To be sure, Beretta makes more upscale models. A current Beretta 692 Sporting runs about $4000. The very nice 486 SxS goes for $5000 or so. You don't have to be a really quick study to ask where exactly the extra $2000 is, in a 692, as compared to a 686? There is no easy answer, particularly for the casual hunter and shooter who already might be enticed by the low-grade Turkish imports, and feels that the $2000 is already a goodly sum to pay to break a few clays or drop a few doves. The skimpy one year warranty from Beretta and the notorious reputation of customer disservice from Beretta doesn't help matters. Yet, Beretta Group often competes against itself, in the form of a Bettinsoli shotgun packaged and sold as a Franchi, and the tragic Benelli 828U (MSRP $2500 - $3000) that apparently is seeking fresh O/U dollars as well.

Beretta would surely like to jack the price on their 686 models, but they really can't. Browning is just as powerful of a brand as Beretta, and Browning has three distinct lines of O/U models: the Citori's, the Cynergy, and the Belgian “Winchester 101” that was formerly marketed as the Winchester Select.
On the upscale end, the Beretta DT11 sells for $8600 - $13,000 depending on configuration.

I had a nice visit with Kim Rhode at the range in Las Vegas: she loves her DT11. The gun is factory, the stock is custom. According to Kim, she already has 500,000 rounds through her DT11. If you are shooting 500 – 1000 rounds most every day, like Kim is, the price of the gun is without much meaning, compared to ammo, range fees, travel costs, and so forth.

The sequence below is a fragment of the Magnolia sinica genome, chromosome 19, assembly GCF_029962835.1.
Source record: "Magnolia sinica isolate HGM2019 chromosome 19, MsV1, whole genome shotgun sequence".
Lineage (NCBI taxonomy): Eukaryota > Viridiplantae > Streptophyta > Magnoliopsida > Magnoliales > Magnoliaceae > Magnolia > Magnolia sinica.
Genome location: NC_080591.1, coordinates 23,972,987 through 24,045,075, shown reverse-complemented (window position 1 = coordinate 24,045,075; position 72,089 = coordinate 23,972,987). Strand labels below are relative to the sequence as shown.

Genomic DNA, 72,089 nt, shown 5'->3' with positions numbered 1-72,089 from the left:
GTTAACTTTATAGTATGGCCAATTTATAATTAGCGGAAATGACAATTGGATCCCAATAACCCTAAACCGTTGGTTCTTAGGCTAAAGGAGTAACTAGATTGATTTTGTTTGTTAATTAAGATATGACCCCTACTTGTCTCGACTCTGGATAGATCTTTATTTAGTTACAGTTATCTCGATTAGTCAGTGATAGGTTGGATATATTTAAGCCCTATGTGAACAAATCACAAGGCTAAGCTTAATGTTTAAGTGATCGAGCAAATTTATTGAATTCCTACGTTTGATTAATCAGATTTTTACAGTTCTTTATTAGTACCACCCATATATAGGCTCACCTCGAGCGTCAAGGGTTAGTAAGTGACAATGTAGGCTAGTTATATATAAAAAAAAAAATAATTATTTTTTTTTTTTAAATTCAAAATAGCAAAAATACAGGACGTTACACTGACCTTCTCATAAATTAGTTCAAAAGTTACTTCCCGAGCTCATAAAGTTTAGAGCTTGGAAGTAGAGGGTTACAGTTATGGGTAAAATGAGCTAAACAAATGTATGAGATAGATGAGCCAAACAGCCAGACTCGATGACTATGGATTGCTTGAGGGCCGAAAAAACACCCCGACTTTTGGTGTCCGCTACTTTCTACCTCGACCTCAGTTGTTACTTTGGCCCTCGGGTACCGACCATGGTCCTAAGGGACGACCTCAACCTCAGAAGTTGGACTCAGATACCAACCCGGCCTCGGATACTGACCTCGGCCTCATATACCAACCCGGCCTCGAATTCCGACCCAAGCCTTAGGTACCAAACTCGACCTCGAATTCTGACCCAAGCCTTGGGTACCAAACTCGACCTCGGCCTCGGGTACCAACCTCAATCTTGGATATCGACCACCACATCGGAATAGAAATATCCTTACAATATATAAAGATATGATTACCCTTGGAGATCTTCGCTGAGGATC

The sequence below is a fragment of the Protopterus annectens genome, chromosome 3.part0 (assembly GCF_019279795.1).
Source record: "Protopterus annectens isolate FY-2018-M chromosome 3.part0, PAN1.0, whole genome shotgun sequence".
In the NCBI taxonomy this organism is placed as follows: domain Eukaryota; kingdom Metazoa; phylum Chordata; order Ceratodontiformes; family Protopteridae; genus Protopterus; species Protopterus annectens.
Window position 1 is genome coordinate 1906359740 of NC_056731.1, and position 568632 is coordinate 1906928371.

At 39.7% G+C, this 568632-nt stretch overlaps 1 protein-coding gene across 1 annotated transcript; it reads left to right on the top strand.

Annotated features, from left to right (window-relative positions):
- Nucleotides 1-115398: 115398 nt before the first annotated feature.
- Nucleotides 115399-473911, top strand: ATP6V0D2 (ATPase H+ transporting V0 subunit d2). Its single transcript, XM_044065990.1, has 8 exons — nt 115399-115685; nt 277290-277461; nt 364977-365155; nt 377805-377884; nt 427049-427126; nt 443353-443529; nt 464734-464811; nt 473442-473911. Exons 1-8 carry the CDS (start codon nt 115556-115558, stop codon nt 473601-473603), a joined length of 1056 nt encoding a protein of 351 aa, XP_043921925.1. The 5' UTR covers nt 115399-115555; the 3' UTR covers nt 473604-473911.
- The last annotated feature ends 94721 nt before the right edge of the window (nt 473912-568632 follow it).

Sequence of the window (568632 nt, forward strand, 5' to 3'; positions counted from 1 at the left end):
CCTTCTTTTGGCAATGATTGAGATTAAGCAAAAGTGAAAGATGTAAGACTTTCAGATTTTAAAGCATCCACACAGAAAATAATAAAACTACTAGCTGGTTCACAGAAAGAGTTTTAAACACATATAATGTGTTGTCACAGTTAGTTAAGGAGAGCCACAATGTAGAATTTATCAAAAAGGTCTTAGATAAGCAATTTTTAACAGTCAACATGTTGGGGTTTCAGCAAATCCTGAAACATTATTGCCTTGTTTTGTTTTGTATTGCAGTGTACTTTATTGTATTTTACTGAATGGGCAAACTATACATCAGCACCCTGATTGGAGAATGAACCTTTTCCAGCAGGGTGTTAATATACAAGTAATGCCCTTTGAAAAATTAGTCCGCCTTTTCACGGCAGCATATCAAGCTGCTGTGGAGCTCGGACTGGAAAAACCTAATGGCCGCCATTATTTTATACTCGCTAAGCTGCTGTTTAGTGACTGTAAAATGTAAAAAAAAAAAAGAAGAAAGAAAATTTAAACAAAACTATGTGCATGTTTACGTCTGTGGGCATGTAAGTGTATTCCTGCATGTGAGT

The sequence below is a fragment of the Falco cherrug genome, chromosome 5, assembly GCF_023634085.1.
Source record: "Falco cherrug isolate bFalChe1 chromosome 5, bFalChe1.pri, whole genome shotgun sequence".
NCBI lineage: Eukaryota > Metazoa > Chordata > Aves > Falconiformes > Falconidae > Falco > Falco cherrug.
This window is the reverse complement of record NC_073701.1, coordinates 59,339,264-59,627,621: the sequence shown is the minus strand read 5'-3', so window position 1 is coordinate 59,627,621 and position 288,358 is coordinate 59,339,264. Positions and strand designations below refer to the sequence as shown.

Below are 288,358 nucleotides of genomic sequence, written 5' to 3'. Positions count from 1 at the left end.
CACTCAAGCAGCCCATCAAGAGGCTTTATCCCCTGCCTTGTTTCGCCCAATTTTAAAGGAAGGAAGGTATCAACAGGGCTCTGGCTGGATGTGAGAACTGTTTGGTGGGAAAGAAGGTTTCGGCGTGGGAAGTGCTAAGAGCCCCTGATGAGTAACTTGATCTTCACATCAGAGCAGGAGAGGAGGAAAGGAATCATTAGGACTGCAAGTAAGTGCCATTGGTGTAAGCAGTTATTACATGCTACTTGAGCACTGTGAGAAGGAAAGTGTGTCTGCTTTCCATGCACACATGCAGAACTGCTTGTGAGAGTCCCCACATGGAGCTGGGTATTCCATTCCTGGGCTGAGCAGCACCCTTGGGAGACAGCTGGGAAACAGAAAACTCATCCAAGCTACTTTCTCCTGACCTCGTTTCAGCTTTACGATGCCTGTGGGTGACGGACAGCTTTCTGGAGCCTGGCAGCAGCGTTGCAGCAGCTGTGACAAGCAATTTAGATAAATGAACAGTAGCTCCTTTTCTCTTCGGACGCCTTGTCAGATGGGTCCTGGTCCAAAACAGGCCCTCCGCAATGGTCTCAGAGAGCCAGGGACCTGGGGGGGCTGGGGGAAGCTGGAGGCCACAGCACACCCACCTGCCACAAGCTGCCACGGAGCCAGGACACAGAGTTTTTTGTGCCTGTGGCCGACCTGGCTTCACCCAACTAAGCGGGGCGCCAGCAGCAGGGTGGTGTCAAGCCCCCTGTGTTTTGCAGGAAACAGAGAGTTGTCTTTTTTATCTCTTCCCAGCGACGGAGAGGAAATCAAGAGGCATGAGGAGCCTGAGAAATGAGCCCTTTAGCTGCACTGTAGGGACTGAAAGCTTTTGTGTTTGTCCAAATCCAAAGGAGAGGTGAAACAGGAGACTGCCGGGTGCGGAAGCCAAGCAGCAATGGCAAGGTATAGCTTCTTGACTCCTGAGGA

For most folks, though, a few thousand dollars does have meaning, and that's why the Caesar Guerini Invictus has more widespread appeal. I think it also explains why a Caesar Guerini Summit Sporting at, say, $3500 with a lifetime warranty is an easier, more confident purchase than so many other vertical doubles with skimpy warranties, skimpy or non-existent customer service, or both.

In the future, we can expect more of the same. Weatherby has introduced the Orion O/U, this time by way of Turkey. Beretta themselves continues to bring over Stoeger models, from the Beretta-owned plant in Turkey and also from Brazil: E.R. Amantino in Veranópolis, Brazil makes the Stoeger Condor O/U.
In the increasingly competitive atmosphere, it isn't uncommon for a shotgun to be partially or primarily manufactured in Turkey, finally being run through the Gardone Val Trompia proof house only to be sold as an “Italian” shotgun. For a time, the “Made in USA” Beretta 3901 autoloader was supplied with Turkish barrels. As the years go by, you learn that things are very rarely as they seem.

In the future, Browning seems well-positioned to address much of the mainstream market. Caesar Guerini / Fabarm USA has addressed several aspects ignored by the larger conglomerates: exemplary customer service, warranty, aesthetic value, and largely ignored but fast-growing segments like the female shooters: the CG Syren line has been a vibrant success as a result. The more happy female shooters, the better as far as I'm concerned.

It is a confusing marketplace in 2015, to be sure, but on the brighter side, shooting the best shotgun you can afford has not been easier, so long as we do our homework.

Copyright 2015 by Randy Wakeman. All Rights Reserved.